Robert Musil (1880-1942), author of The Man without Qualities, is one of the handful of most important writers of the twentieth century. Among Anglophone readers Musil has enjoyed a dedicated cult following, but until recently poor translations and radical misunderstandings of his aims and techniques have retarded the full appreciation of his genius.
Hannah Hickman's compact survey of Musil's work and influences has won recognition as the only adequate introduction to its subject. Hickman has taken advantage of a wealth of recently available evidence to give a reliable account of this often baffling and immensely subtle writer.
Highsmith, Patricia (1972). A Dog's Ransom. New York, Knopf.
In A Dog's Ransom, Highsmith blends a savage humor with brilliant social satire in this dark tale of a highminded criminal who hits a wealthy Manhattan couple where it hurts the most when he kidnaps their beloved poodle.
Highsmith, Patricia (2001). A Suspension of Mercy. New York, W.W. Norton.
With this novel, Highsmith revels in eliciting the unsettling psychological forces that lurk beneath the surface of everyday contemporary life.
Highsmith, Patricia (2001). The Blunderer. New York, W.W. Norton. The Blunderer, first published in 1953 and hailed as her finest novel, is about the rise and fall of a faithful suburban husband who plots his wife's demise in fantasies gruesome and eerily serene.
Highsmith, Patricia (2008). The Boy Who Followed Ripley. New York, W.W. Norton.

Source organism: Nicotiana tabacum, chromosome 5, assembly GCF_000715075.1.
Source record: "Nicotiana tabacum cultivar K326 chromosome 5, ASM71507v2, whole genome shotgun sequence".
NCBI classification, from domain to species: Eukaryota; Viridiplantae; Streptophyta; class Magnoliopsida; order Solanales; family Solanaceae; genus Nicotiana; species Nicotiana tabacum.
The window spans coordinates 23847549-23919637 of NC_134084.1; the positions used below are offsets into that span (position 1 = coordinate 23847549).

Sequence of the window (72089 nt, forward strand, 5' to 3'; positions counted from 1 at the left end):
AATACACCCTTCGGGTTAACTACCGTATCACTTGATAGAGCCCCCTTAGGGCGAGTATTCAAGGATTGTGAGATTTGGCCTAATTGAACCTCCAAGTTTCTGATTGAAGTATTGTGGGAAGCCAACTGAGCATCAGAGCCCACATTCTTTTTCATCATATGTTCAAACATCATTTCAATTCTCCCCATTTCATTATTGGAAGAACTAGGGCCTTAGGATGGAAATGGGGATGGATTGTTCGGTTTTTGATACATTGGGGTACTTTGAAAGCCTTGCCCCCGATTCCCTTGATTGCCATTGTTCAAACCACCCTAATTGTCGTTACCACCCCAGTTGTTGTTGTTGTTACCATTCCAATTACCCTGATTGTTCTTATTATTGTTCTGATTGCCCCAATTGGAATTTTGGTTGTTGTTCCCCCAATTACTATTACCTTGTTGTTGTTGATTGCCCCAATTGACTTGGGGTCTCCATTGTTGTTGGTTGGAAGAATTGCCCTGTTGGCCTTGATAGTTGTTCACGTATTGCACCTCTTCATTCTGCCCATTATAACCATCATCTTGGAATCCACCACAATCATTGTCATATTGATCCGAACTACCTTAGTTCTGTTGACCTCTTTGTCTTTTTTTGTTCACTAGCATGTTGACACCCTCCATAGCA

In this quietly terrifying exploration of trust and friendship, a troubled young runaway arrives in Villeperce. And when, on the boy's behalf, Tom Ripley is drawn from his lovely estate in the French countryside to Berlin's seamy underworld and into a kidnapping plot that requires the most bizarre methods--and sinister acumen--for intervention, the icily amoral Ripley is transformed into a generous and compassionate projector.
Highsmith, Patricia (1962). The Cry of the Owl. New York, Harper & Row.
Robert Forester didn't look like the kind of man to be a prowler. However, his ex-wife has told the police he was erratic, liable to violence and had even fired a gun at her. Maybe he was a psychopathic murderer.
Highsmith, Patricia (2003). Deep Water. New York, W.W. Norton.
In Deep Water, set in the small town of Little Wesley, Vic and Melinda Meller's loveless marriage is held together only by a precarious arrangement whereby in order to avoid the messiness of divorce, Melinda is allowed to take any number of lovers as long as she does not desert her family. Eventually, Vic tries to win her back by asserting himself through a tall tale of murder - one that soon comes true.
Highsmith, Patricia (1964). The Glass Cell. Garden City, N.Y., Published for the Crime Club by Doubleday.
Rife with overtones of Dostoyevsky, The Glass Cell, first published forty years ago, combines a quintessential Highsmith mystery with a penetrating critique of the psychological devastation wrought by the prison system. Falsely convicted of fraud, the easygoing but naïve Philip Carter is sentenced to six lonely, drug-ravaged years in prison. Upon his release, Carter is a more suspicious and violent man. For those around him, earning back his trust can mean the difference between life and death.
Highsmith, Patricia (2008). Ripley Under Ground. New York, W.W. Norton.
In this harrowing illumination of the psychotic mind, the enviable Tom Ripley has a lovely house in the French countryside, a beautiful and very rich wife, and an art collection worthy of a connoisseur. But such a gracious life has not come easily. One inopportune inquiry, one inconvenient friend, and Ripley's world will come tumbling down--unless he takes decisive steps. In a mesmerizing novel that coolly subverts all traditional notions of literary justice, Ripley enthralls us even as we watch him perform acts of pure and unspeakable evil.
Highsmith, Patricia (2008). Ripley Under Water.. New York, W.W. Norton.